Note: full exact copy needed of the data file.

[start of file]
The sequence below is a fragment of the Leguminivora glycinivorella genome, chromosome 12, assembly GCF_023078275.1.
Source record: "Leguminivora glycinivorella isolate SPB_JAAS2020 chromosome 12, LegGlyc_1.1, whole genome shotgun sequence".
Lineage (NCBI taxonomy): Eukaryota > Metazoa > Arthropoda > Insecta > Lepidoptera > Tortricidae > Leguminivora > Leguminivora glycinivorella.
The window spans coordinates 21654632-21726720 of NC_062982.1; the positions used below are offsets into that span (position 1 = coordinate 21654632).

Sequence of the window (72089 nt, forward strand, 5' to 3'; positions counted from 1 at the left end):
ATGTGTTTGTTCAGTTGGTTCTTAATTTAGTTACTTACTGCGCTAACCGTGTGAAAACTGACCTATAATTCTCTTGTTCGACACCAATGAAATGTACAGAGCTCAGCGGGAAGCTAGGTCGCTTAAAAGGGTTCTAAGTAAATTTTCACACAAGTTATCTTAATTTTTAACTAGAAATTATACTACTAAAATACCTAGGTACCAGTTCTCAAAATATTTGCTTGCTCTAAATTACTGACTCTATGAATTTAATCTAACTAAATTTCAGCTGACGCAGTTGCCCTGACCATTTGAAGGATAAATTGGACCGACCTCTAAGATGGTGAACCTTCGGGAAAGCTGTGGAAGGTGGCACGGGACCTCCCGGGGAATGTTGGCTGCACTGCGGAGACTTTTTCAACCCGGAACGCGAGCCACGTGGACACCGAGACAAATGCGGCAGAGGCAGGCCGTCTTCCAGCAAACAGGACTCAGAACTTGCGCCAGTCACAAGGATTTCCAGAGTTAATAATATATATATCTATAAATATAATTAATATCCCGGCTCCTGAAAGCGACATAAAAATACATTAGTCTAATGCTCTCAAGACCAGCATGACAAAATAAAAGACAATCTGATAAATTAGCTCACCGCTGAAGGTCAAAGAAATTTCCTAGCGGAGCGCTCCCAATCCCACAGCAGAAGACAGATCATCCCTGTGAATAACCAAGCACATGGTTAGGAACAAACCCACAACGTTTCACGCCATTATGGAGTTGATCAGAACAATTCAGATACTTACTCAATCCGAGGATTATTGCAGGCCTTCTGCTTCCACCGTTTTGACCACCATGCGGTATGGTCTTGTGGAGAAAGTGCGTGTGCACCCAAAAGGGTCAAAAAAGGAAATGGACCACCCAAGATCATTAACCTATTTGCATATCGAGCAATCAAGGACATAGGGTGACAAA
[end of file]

The sequence below is a fragment of the Leguminivora glycinivorella genome, chromosome 12, assembly GCF_023078275.1.
Source record: "Leguminivora glycinivorella isolate SPB_JAAS2020 chromosome 12, LegGlyc_1.1, whole genome shotgun sequence".
Lineage (NCBI taxonomy): Eukaryota > Metazoa > Arthropoda > Insecta > Lepidoptera > Tortricidae > Leguminivora > Leguminivora glycinivorella.
The window spans coordinates 21654632-21726720 of NC_062982.1; the positions used below are offsets into that span (position 1 = coordinate 21654632).

Sequence of the window (72089 nt, forward strand, 5' to 3'; positions counted from 1 at the left end):
ATGTGTTTGTTCAGTTGGTTCTTAATTTAGTTACTTACTGCGCTAACCGTGTGAAAACTGACCTATAATTCTCTTGTTCGACACCAATGAAATGTACAGAGCTCAGCGGGAAGCTAGGTCGCTTAAAAGGGTTCTAAGTAAATTTTCACACAAGTTATCTTAATTTTTAACTAGAAATTATACTACTAAAATACCTAGGTACCAGTTCTCAAAATATTTGCTTGCTCTAAATTACTGACTCTATGAATTTAATCTAACTAAATTTCAGCTGACGCAGTTGCCCTGACCATTTGAAGGATAAATTGGACCGACCTCTAAGATGGTGAACCTTCGGGAAAGCTGTGGAAGGTGGCACGGGACCTCCCGGGGAATGTTGGCTGCACTGCGGAGACTTTTTCAACCCGGAACGCGAGCCACGTGGACACCGAGACAAATGCGGCAGAGGCAGGCCGTCTTCCAGCAAACAGGACTCAGAACTTGCGCCAGTCACAAGGATTTCCAGAGTTAATAATATATATATCTATAAATATAATTAATATCCCGGCTCCTGAAAGCGACATAAAAATACATTAGTCTAATGCTCTCAAGACCAGCATGACAAAATAAAAGACAATCTGATAAATTAGCTCACCGCTGAAGGTCAAAGAAATTTCCTAGCGGAGCGCTCCCAATCCCACAGCAGAAGACAGATCATCCCTGTGAATAACCAAGCACATGGTTAGGAACAAACCCACAACGTTTCACGCCATTATGGAGTTGATCAGAACAATTCAGATACTTACTCAATCCGAGGATTATTGCAGGCCTTCTGCTTCCACCGTTTTGACCACCATGCGGTATGGTCTTGTGGAGAAAGTGCGTGTGCACCCAAAAGGGTCAAAAAAGGAAATGGACCACCCAAGATCATTAACCTATTTGCATATCGAGCAATCAAGGACATAGGGTGACAAA